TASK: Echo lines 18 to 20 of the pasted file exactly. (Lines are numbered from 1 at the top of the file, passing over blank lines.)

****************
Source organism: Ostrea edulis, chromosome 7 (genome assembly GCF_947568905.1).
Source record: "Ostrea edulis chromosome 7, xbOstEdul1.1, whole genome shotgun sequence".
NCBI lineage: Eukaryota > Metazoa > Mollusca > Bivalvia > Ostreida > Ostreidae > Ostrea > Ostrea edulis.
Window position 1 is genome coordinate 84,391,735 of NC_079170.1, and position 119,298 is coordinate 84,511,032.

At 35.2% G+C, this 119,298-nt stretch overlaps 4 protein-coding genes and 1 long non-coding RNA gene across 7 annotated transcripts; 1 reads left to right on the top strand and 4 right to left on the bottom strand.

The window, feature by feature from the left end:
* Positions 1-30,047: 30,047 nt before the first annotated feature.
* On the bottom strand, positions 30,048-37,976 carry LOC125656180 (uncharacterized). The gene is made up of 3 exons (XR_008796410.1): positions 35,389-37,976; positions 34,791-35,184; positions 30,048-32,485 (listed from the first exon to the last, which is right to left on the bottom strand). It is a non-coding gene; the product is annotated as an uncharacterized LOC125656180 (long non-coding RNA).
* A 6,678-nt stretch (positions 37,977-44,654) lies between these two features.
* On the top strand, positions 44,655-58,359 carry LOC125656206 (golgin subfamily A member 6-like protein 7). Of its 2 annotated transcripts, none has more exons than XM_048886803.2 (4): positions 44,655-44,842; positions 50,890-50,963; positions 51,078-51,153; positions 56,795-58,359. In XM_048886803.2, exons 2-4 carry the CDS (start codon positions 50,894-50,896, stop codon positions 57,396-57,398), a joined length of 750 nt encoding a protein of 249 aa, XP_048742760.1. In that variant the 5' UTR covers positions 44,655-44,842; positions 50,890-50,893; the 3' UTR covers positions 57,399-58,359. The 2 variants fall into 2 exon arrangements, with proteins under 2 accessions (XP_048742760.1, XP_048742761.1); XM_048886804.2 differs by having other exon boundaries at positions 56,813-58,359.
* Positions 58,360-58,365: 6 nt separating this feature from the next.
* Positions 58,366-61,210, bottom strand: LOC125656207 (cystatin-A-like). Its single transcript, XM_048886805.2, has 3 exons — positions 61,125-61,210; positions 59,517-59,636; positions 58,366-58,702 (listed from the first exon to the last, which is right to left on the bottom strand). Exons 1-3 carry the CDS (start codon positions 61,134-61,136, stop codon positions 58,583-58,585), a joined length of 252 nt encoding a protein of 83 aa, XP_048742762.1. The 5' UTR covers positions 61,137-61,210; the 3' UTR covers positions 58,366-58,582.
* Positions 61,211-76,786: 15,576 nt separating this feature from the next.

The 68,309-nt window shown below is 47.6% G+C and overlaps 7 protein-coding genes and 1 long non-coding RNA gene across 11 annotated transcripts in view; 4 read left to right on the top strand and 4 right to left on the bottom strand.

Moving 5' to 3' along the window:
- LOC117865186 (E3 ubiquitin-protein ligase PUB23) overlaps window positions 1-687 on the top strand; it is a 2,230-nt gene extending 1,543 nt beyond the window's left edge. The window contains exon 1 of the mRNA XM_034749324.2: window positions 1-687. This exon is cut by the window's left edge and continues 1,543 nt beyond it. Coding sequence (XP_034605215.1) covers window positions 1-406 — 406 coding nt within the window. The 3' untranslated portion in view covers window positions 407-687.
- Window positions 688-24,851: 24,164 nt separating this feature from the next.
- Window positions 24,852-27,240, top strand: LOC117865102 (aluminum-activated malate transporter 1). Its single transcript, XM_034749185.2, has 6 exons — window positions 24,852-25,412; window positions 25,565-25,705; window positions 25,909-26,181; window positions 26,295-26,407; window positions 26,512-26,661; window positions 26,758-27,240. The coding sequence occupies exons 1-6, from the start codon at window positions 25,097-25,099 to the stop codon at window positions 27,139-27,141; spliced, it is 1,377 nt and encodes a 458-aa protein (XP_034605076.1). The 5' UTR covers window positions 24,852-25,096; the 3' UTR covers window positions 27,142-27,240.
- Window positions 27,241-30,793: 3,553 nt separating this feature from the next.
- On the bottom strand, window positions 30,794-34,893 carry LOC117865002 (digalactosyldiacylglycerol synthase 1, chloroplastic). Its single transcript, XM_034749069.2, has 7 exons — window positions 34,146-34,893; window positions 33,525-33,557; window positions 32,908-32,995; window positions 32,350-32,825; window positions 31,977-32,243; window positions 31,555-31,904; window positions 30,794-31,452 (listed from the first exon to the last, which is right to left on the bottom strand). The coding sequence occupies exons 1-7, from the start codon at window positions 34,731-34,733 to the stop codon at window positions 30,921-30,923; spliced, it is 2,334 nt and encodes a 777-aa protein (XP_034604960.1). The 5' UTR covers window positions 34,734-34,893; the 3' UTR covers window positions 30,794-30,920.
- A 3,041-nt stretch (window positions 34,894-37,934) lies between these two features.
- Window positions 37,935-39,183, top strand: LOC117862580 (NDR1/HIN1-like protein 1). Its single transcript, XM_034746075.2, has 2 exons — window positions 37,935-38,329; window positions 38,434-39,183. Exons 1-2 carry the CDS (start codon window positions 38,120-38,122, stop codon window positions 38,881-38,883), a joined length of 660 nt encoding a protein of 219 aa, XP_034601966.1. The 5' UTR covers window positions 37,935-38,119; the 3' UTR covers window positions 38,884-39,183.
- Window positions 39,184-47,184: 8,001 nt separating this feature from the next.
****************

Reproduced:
- Window positions 24,852-27,240, top strand: LOC117865102 (aluminum-activated malate transporter 1). Its single transcript, XM_034749185.2, has 6 exons — window positions 24,852-25,412; window positions 25,565-25,705; window positions 25,909-26,181; window positions 26,295-26,407; window positions 26,512-26,661; window positions 26,758-27,240. The coding sequence occupies exons 1-6, from the start codon at window positions 25,097-25,099 to the stop codon at window positions 27,139-27,141; spliced, it is 1,377 nt and encodes a 458-aa protein (XP_034605076.1). The 5' UTR covers window positions 24,852-25,096; the 3' UTR covers window positions 27,142-27,240.
- Window positions 27,241-30,793: 3,553 nt separating this feature from the next.
- On the bottom strand, window positions 30,794-34,893 carry LOC117865002 (digalactosyldiacylglycerol synthase 1, chloroplastic). Its single transcript, XM_034749069.2, has 7 exons — window positions 34,146-34,893; window positions 33,525-33,557; window positions 32,908-32,995; window positions 32,350-32,825; window positions 31,977-32,243; window positions 31,555-31,904; window positions 30,794-31,452 (listed from the first exon to the last, which is right to left on the bottom strand). The coding sequence occupies exons 1-7, from the start codon at window positions 34,731-34,733 to the stop codon at window positions 30,921-30,923; spliced, it is 2,334 nt and encodes a 777-aa protein (XP_034604960.1). The 5' UTR covers window positions 34,734-34,893; the 3' UTR covers window positions 30,794-30,920.